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Social Bioarchaeology of Childhood Applied to the Analysis of an Excavated 19th Century Mennonite Cemetery

Author(s): Jennifer Hildebrand

Year: 2013

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Summary

In 1852, a congregation of Anabaptist Mennonites from the Canton of Bern, Switzerland, immigrated to the United States to escape religious persecution, and settled in what is now Berne, Indiana. They established a new community, while retaining their religion, traditions, and heritage. The need for a cemetery was recognized, and the Old Berne Mennonite Cemetery served the community until 1896. The cemetery was recently excavated and relocated.  This provided a unique opportunity to conduct an analysis with a focus on child burials as a reflection of Mennonite religious identity, culture, and treatment of children. Non-adult burials in the archaeological record were studied combining the approaches of social bioarchaeology within the framework of childhood archaeology, for the purpose of identifying mid to late 19th Century Mennonite burial practices pertaining to children.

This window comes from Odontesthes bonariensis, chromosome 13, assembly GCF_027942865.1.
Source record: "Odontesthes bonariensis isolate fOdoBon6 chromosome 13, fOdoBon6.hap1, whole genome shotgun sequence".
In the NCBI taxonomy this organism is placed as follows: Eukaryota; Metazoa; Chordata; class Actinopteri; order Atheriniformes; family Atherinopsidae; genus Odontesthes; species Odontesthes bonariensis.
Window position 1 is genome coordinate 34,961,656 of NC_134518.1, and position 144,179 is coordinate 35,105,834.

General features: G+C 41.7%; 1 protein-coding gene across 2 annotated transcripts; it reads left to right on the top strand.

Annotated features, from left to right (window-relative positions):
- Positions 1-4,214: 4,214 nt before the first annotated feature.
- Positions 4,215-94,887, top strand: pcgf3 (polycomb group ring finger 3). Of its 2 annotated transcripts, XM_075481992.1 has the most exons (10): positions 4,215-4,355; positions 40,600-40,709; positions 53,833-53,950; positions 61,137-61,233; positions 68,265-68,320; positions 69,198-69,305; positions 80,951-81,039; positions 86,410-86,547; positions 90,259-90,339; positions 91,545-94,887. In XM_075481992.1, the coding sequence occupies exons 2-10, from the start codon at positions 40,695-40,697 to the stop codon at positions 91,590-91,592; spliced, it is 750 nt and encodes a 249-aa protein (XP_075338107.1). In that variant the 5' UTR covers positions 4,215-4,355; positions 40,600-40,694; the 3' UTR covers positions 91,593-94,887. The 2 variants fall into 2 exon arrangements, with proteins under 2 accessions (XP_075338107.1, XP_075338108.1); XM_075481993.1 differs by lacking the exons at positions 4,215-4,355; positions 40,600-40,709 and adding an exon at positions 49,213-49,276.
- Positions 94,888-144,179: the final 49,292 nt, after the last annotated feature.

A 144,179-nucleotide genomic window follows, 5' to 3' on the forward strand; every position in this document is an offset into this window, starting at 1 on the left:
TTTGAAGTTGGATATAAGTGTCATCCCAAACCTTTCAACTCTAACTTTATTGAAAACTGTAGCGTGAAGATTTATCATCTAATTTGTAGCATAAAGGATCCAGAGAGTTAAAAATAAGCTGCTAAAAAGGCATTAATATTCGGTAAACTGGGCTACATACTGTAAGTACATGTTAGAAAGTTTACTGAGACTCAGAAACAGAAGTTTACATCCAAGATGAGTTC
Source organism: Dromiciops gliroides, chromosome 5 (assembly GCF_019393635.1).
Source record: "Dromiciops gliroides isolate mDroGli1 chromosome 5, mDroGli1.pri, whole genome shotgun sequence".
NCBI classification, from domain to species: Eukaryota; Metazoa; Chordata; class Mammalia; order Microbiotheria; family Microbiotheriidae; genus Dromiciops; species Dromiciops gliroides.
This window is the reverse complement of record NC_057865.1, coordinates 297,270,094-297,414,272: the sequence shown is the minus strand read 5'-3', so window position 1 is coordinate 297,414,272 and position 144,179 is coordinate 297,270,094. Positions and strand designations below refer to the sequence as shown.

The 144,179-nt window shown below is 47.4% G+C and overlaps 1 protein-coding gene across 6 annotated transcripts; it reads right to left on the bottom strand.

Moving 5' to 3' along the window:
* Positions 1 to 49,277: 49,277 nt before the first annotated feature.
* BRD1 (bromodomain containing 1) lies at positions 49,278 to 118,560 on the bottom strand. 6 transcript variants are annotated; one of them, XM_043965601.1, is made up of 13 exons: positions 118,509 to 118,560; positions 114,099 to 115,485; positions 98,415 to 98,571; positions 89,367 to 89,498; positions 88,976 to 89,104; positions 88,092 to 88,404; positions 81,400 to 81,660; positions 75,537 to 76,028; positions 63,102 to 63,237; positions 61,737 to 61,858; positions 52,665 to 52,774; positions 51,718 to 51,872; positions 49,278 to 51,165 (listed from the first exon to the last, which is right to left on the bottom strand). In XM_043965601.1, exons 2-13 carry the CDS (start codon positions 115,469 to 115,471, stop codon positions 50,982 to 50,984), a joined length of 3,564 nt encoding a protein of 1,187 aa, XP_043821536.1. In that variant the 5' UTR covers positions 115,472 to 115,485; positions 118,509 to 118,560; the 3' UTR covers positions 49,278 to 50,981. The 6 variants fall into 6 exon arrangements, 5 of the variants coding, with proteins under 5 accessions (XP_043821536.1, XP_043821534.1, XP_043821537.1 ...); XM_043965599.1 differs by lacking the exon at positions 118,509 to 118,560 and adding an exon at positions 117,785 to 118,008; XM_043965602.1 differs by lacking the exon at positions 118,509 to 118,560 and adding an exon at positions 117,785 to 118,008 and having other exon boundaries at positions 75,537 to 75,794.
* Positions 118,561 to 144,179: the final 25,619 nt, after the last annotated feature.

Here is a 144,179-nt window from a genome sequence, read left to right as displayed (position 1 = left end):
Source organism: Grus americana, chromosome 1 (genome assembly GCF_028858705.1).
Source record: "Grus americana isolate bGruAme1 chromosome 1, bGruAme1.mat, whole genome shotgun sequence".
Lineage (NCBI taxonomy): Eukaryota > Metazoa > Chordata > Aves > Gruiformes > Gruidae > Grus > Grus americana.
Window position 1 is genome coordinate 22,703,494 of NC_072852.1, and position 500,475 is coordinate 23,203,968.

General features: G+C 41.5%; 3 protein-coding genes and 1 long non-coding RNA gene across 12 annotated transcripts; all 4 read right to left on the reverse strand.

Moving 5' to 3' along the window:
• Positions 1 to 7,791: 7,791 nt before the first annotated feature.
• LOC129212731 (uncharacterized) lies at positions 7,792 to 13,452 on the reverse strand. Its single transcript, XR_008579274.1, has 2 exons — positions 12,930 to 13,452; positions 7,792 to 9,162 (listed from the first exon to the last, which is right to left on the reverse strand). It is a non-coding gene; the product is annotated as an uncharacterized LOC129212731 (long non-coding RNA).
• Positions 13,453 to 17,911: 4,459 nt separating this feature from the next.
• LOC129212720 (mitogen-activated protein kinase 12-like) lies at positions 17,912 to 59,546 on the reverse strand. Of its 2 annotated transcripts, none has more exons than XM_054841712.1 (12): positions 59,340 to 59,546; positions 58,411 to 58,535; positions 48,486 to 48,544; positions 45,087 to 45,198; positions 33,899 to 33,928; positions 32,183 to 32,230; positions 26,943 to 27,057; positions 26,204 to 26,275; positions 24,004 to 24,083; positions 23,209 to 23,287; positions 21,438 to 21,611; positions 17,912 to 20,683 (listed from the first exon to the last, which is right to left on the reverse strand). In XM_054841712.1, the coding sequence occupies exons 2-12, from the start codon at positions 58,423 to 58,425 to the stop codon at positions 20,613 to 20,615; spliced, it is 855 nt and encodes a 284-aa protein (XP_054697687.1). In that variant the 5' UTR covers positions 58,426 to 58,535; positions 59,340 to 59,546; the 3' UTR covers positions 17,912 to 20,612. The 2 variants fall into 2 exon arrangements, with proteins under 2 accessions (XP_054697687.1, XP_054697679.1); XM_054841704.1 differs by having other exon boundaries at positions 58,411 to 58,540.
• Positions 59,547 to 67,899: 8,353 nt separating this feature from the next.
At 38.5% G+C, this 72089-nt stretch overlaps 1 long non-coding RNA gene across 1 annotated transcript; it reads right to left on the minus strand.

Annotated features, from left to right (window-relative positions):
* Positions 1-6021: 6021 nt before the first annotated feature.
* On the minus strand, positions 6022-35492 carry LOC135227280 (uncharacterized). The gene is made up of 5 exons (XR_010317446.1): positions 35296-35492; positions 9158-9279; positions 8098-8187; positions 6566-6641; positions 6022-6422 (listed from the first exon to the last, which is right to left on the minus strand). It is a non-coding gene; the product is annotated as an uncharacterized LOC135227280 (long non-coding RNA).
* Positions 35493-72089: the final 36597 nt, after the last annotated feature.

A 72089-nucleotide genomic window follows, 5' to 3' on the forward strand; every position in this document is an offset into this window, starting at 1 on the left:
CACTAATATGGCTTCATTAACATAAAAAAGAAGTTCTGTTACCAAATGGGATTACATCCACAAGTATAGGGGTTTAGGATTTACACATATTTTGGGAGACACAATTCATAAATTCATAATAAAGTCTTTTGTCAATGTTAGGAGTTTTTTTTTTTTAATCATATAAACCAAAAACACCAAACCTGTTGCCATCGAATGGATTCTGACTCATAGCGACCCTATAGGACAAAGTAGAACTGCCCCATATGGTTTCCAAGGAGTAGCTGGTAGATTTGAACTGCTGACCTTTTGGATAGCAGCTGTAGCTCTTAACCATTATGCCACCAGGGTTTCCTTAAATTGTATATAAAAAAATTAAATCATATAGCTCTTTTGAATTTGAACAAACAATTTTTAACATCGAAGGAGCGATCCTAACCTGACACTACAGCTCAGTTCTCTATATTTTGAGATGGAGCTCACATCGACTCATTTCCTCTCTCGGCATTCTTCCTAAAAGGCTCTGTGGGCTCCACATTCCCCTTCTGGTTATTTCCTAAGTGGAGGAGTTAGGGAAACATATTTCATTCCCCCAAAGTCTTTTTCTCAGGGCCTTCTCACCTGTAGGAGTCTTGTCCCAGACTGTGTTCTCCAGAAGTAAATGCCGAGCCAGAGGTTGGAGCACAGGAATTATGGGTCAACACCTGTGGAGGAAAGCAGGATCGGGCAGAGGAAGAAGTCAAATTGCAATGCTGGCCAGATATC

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Cite this Record

Social Bioarchaeology of Childhood Applied to the Analysis of an Excavated 19th Century Mennonite Cemetery. Jennifer Hildebrand. Presented at Society for Historical Archaeology, Leicester, England, U.K. 2013 ( tDAR id: 428685)


Keywords


Spatial Coverage

min long: -129.199; min lat: 24.495 ; max long: -66.973; max lat: 49.359 ;

Record Identifiers

PaperId(s): 522

Arizona State University The Andrew W. Mellon Foundation National Science Foundation National Endowment for the Humanities Society for American Archaeology Archaeological Institute of America